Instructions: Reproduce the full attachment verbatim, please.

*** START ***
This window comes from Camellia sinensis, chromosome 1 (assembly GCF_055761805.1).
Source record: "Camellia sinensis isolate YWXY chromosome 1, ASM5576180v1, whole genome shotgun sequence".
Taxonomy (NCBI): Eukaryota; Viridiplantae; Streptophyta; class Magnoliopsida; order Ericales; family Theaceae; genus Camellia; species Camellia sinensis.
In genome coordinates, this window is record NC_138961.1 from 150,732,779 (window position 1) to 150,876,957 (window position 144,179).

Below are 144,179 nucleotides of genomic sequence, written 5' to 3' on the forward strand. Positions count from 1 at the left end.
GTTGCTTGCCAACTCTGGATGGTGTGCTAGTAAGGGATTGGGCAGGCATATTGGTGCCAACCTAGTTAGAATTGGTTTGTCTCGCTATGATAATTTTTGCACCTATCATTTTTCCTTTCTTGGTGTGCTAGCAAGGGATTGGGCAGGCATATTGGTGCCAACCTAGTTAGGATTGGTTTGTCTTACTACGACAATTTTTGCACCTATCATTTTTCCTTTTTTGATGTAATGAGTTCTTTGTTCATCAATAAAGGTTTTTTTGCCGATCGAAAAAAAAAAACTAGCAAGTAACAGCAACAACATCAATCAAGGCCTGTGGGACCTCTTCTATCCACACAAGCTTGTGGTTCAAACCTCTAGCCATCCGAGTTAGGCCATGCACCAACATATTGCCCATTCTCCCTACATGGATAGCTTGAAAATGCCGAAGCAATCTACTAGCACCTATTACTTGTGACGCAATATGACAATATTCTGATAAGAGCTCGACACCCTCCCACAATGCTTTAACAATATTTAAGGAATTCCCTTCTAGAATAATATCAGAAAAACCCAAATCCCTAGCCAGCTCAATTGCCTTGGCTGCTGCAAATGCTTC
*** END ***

This window comes from Camellia sinensis, chromosome 1 (assembly GCF_055761805.1).
Source record: "Camellia sinensis isolate YWXY chromosome 1, ASM5576180v1, whole genome shotgun sequence".
Taxonomy (NCBI): Eukaryota; Viridiplantae; Streptophyta; class Magnoliopsida; order Ericales; family Theaceae; genus Camellia; species Camellia sinensis.
In genome coordinates, this window is record NC_138961.1 from 150,732,779 (window position 1) to 150,876,957 (window position 144,179).

Below are 144,179 nucleotides of genomic sequence, written 5' to 3' on the forward strand. Positions count from 1 at the left end.
GTTGCTTGCCAACTCTGGATGGTGTGCTAGTAAGGGATTGGGCAGGCATATTGGTGCCAACCTAGTTAGAATTGGTTTGTCTCGCTATGATAATTTTTGCACCTATCATTTTTCCTTTCTTGGTGTGCTAGCAAGGGATTGGGCAGGCATATTGGTGCCAACCTAGTTAGGATTGGTTTGTCTTACTACGACAATTTTTGCACCTATCATTTTTCCTTTTTTGATGTAATGAGTTCTTTGTTCATCAATAAAGGTTTTTTTGCCGATCGAAAAAAAAAAACTAGCAAGTAACAGCAACAACATCAATCAAGGCCTGTGGGACCTCTTCTATCCACACAAGCTTGTGGTTCAAACCTCTAGCCATCCGAGTTAGGCCATGCACCAACATATTGCCCATTCTCCCTACATGGATAGCTTGAAAATGCCGAAGCAATCTACTAGCACCTATTACTTGTGACGCAATATGACAATATTCTGATAAGAGCTCGACACCCTCCCACAATGCTTTAACAATATTTAAGGAATTCCCTTCTAGAATAATATCAGAAAAACCCAAATCCCTAGCCAGCTCAATTGCCTTGGCTGCTGCAAATGCTTC